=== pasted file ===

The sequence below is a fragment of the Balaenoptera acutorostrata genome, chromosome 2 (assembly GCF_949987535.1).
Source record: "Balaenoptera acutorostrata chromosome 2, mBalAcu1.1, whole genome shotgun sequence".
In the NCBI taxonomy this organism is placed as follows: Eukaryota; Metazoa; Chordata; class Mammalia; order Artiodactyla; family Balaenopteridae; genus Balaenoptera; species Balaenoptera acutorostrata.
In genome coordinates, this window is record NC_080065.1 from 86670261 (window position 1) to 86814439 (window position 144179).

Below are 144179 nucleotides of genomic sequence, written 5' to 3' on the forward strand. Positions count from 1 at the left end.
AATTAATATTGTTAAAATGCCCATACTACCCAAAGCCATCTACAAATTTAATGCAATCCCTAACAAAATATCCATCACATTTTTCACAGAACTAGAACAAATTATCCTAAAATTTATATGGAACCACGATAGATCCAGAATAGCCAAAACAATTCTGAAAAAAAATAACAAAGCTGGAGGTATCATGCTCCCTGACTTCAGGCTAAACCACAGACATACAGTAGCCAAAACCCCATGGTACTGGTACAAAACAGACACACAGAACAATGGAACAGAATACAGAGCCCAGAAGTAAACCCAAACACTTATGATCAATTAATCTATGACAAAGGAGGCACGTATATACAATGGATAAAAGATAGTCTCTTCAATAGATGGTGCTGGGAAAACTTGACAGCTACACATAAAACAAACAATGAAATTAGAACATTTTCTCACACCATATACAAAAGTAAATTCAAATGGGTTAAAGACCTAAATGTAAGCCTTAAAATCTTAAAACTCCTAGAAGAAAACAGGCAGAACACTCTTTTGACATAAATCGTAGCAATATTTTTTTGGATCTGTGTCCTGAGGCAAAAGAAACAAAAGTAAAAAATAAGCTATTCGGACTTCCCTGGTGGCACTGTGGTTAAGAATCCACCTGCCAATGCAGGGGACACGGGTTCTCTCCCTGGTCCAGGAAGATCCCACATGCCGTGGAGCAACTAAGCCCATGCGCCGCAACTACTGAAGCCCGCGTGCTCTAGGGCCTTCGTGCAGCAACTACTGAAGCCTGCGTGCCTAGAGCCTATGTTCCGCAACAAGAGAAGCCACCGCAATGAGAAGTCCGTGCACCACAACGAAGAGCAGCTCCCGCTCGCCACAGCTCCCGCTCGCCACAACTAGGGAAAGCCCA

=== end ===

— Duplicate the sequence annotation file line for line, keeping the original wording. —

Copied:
The sequence below is a fragment of the Balaenoptera acutorostrata genome, chromosome 2 (assembly GCF_949987535.1).
Source record: "Balaenoptera acutorostrata chromosome 2, mBalAcu1.1, whole genome shotgun sequence".
In the NCBI taxonomy this organism is placed as follows: Eukaryota; Metazoa; Chordata; class Mammalia; order Artiodactyla; family Balaenopteridae; genus Balaenoptera; species Balaenoptera acutorostrata.
In genome coordinates, this window is record NC_080065.1 from 86670261 (window position 1) to 86814439 (window position 144179).

Below are 144179 nucleotides of genomic sequence, written 5' to 3' on the forward strand. Positions count from 1 at the left end.
AATTAATATTGTTAAAATGCCCATACTACCCAAAGCCATCTACAAATTTAATGCAATCCCTAACAAAATATCCATCACATTTTTCACAGAACTAGAACAAATTATCCTAAAATTTATATGGAACCACGATAGATCCAGAATAGCCAAAACAATTCTGAAAAAAAATAACAAAGCTGGAGGTATCATGCTCCCTGACTTCAGGCTAAACCACAGACATACAGTAGCCAAAACCCCATGGTACTGGTACAAAACAGACACACAGAACAATGGAACAGAATACAGAGCCCAGAAGTAAACCCAAACACTTATGATCAATTAATCTATGACAAAGGAGGCACGTATATACAATGGATAAAAGATAGTCTCTTCAATAGATGGTGCTGGGAAAACTTGACAGCTACACATAAAACAAACAATGAAATTAGAACATTTTCTCACACCATATACAAAAGTAAATTCAAATGGGTTAAAGACCTAAATGTAAGCCTTAAAATCTTAAAACTCCTAGAAGAAAACAGGCAGAACACTCTTTTGACATAAATCGTAGCAATATTTTTTTGGATCTGTGTCCTGAGGCAAAAGAAACAAAAGTAAAAAATAAGCTATTCGGACTTCCCTGGTGGCACTGTGGTTAAGAATCCACCTGCCAATGCAGGGGACACGGGTTCTCTCCCTGGTCCAGGAAGATCCCACATGCCGTGGAGCAACTAAGCCCATGCGCCGCAACTACTGAAGCCCGCGTGCTCTAGGGCCTTCGTGCAGCAACTACTGAAGCCTGCGTGCCTAGAGCCTATGTTCCGCAACAAGAGAAGCCACCGCAATGAGAAGTCCGTGCACCACAACGAAGAGCAGCTCCCGCTCGCCACAGCTCCCGCTCGCCACAACTAGGGAAAGCCCA